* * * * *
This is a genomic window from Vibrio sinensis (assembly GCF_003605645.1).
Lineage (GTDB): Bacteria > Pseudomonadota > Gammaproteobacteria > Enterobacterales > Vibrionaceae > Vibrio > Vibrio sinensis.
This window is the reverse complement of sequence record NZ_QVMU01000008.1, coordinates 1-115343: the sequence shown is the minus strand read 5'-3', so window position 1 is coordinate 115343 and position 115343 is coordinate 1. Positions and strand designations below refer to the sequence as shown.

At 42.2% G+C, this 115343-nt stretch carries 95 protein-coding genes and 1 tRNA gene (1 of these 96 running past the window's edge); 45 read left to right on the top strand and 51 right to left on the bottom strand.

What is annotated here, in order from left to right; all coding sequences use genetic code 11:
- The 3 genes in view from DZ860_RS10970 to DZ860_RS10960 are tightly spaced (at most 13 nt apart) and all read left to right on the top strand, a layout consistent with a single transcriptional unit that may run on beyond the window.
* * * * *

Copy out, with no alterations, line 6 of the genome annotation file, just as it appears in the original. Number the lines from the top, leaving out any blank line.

- The 3 genes in view from DZ860_RS10970 to DZ860_RS10960 are tightly spaced (at most 13 nt apart) and all read left to right on the top strand, a layout consistent with a single transcriptional unit that may run on beyond the window.